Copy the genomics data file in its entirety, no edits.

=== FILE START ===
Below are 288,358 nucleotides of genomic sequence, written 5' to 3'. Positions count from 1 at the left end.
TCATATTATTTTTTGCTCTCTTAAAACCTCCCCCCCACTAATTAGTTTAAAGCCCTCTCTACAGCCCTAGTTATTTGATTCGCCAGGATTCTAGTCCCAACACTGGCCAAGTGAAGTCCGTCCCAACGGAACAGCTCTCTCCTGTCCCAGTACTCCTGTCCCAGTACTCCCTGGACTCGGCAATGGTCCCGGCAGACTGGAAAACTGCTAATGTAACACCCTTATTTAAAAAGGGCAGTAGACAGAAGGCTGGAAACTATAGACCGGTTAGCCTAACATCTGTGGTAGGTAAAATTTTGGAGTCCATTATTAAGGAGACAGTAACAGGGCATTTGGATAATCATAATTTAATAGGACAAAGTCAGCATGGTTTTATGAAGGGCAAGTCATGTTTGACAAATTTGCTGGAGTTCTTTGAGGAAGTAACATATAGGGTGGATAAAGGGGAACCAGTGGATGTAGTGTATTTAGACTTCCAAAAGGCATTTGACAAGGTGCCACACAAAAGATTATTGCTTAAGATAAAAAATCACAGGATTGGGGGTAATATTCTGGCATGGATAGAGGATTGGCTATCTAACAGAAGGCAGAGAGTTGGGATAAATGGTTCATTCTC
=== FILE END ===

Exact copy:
Below are 288,358 nucleotides of genomic sequence, written 5' to 3'. Positions count from 1 at the left end.
TCATATTATTTTTTGCTCTCTTAAAACCTCCCCCCCACTAATTAGTTTAAAGCCCTCTCTACAGCCCTAGTTATTTGATTCGCCAGGATTCTAGTCCCAACACTGGCCAAGTGAAGTCCGTCCCAACGGAACAGCTCTCTCCTGTCCCAGTACTCCTGTCCCAGTACTCCCTGGACTCGGCAATGGTCCCGGCAGACTGGAAAACTGCTAATGTAACACCCTTATTTAAAAAGGGCAGTAGACAGAAGGCTGGAAACTATAGACCGGTTAGCCTAACATCTGTGGTAGGTAAAATTTTGGAGTCCATTATTAAGGAGACAGTAACAGGGCATTTGGATAATCATAATTTAATAGGACAAAGTCAGCATGGTTTTATGAAGGGCAAGTCATGTTTGACAAATTTGCTGGAGTTCTTTGAGGAAGTAACATATAGGGTGGATAAAGGGGAACCAGTGGATGTAGTGTATTTAGACTTCCAAAAGGCATTTGACAAGGTGCCACACAAAAGATTATTGCTTAAGATAAAAAATCACAGGATTGGGGGTAATATTCTGGCATGGATAGAGGATTGGCTATCTAACAGAAGGCAGAGAGTTGGGATAAATGGTTCATTCTC